By Fiona McIntosh
Public art comes in many guises. At its core, its role is to encourage a more meaningful experience for a community of its shared public spaces. It provides a focus to publicly commemorate an event, or person, or express a collective sentiment.
It enhances our architectural and environmental surrounds and, at its best, inspires conversations around our sense of place, helping to shape a community’s sense of identity.
Tucked away in a few of Surry Hill’s more non-descript laneways are three public artworks which evoke local events and people. None are grand monuments: each are thoughtful proclamations of local experiences and which are hard to ignore once discovered in their quiet, off-beat sites.
Each of the artworks uses text rather than images to tell the stories, and explore the landmarks and vibe of this dense and gritty part of Sydney. The graphics of the varying texts are exaggerated to enhance the impact and intent of each message. Their fonts, scale and colour ensure they cannot be misread as general street signage.
Not all the stories remembered are nice ones. In 1996, in what was then Flood Lane (off Bourke St), a woman named Mary was brutally attacked. She later found out that people in nearby buildings had seen and heard the attack but had neither responded nor assisted.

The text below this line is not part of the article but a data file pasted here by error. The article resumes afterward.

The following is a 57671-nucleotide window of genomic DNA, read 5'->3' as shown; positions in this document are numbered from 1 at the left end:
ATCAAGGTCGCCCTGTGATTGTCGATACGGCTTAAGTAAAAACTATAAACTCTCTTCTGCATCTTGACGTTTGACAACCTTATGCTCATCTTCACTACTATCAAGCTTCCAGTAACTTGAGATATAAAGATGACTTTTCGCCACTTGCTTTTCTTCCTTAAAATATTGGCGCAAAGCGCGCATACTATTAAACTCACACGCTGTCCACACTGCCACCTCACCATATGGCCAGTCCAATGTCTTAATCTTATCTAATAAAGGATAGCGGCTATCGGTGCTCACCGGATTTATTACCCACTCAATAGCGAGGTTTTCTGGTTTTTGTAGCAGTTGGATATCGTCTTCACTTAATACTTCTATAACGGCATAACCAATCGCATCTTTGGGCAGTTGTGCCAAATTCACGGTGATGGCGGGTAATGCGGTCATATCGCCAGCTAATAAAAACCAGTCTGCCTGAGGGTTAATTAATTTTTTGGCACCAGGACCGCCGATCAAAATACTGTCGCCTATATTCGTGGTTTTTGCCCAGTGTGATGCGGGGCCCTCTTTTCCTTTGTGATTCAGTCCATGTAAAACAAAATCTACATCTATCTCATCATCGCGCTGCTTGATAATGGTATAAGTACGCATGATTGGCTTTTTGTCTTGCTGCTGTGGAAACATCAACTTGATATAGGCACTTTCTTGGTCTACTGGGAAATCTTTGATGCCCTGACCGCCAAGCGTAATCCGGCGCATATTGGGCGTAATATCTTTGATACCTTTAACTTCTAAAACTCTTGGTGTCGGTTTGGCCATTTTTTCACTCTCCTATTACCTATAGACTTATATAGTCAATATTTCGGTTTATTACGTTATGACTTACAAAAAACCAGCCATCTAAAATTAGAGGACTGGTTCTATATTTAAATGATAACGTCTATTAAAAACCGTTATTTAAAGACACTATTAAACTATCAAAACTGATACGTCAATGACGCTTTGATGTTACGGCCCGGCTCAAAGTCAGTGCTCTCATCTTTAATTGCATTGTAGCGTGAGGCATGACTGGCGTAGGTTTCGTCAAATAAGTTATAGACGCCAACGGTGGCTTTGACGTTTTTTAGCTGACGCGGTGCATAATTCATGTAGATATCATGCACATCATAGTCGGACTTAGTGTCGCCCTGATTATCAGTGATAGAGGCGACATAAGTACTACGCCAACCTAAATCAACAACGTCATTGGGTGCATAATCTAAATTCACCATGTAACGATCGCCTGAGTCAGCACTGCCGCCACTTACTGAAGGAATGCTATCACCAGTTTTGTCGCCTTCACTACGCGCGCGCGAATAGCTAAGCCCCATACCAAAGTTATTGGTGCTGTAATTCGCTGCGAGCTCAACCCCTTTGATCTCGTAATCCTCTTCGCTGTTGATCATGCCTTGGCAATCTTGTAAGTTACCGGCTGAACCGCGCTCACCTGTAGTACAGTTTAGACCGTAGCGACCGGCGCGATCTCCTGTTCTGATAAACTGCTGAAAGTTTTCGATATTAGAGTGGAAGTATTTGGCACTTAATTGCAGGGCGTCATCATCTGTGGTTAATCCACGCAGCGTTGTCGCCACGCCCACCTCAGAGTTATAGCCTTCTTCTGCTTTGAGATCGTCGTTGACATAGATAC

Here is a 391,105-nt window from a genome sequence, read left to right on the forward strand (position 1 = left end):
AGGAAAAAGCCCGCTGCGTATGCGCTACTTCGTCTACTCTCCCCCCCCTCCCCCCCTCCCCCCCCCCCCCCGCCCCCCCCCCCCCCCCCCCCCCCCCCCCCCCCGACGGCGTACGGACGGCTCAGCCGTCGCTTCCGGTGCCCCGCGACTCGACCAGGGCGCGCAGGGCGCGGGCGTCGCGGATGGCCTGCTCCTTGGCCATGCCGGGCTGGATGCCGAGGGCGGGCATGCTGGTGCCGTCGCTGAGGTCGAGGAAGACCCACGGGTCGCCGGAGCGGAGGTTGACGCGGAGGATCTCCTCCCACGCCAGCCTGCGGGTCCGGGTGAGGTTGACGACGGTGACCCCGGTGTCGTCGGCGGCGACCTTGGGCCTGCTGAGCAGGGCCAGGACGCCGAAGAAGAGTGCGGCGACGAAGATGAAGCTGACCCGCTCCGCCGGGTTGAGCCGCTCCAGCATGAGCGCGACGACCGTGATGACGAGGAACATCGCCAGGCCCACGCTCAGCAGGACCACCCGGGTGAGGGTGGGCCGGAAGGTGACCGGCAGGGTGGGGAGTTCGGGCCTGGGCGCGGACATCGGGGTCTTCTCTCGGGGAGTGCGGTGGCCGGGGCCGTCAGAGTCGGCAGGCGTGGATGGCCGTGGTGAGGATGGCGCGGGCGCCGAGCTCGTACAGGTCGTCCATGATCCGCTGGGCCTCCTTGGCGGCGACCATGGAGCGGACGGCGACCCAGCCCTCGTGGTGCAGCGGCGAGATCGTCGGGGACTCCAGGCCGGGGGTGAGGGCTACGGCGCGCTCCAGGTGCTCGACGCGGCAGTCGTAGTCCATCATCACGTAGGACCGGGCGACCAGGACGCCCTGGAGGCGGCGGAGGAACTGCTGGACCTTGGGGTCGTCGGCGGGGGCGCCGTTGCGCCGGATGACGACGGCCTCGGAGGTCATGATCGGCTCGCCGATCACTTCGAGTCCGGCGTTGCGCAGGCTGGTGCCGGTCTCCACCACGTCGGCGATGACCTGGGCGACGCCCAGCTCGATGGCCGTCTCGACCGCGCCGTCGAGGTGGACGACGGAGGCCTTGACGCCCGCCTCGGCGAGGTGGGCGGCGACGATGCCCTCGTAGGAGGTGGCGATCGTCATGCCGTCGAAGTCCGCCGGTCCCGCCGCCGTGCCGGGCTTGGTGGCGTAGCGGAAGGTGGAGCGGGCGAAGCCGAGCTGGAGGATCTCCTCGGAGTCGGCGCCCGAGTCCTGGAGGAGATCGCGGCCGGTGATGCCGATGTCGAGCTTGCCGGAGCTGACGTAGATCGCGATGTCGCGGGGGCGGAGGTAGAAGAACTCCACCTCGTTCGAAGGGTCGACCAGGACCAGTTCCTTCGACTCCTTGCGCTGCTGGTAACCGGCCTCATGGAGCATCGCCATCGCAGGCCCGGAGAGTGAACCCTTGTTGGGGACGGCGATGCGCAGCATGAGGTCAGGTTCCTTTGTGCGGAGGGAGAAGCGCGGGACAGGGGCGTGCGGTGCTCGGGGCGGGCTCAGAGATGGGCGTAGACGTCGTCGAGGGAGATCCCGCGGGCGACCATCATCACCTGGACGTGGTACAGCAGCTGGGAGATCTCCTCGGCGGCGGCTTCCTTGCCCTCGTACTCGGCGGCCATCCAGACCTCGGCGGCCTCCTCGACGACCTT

The wider community committed to remembering the violence in this neighbourhood, and to reclaiming the laneway for the safety of (particularly) women. As part of its public art program, the City of Sydney commissioned artist Mikala Dwyer to create a public artwork to do just that: it became A Lamp for Mary.
The work is in three distinct parts, with its focus on both a practical solution and emotional response to the violent history and grimness of the laneway. Dwyer created an oversized pink street lamp which glows a gorgeous hue to light a safe pathway along the laneway at night.
The subtlety of the lamp is emboldened by a single line of script across the side of a brick wall along the lane, describing the vicious attack in no uncertain terms. In a gentle cursive pink, it says:
“This is a lane with a name and a lamp in memory of the woman who survived being beaten and raped here. She happened to be lesbian. When the sun sets this lamp keeps vigil along with you who read this in silent meditation.
Walking through the laneway, now officially renamed Mary’s Place, is to read the statement, see the lamp, and enter a private space in the public domain in which to acknowledge and grieve for Mary and all other women victims of violence.
Together the three gestures – the lamp, the text, the new name – become a poignant tribute and sign of hope.
Down the hill, in Wemyss Lane, on the outer edge of Surry Hills where it nudges up against the CBD, is the text-based work of 2017 – Here, an Echo by conceptual artist Agatha Gothe-Snape. Though bolder in configuration but more obtuse in meaning, this text-based work is also rooted in the stories of the local community.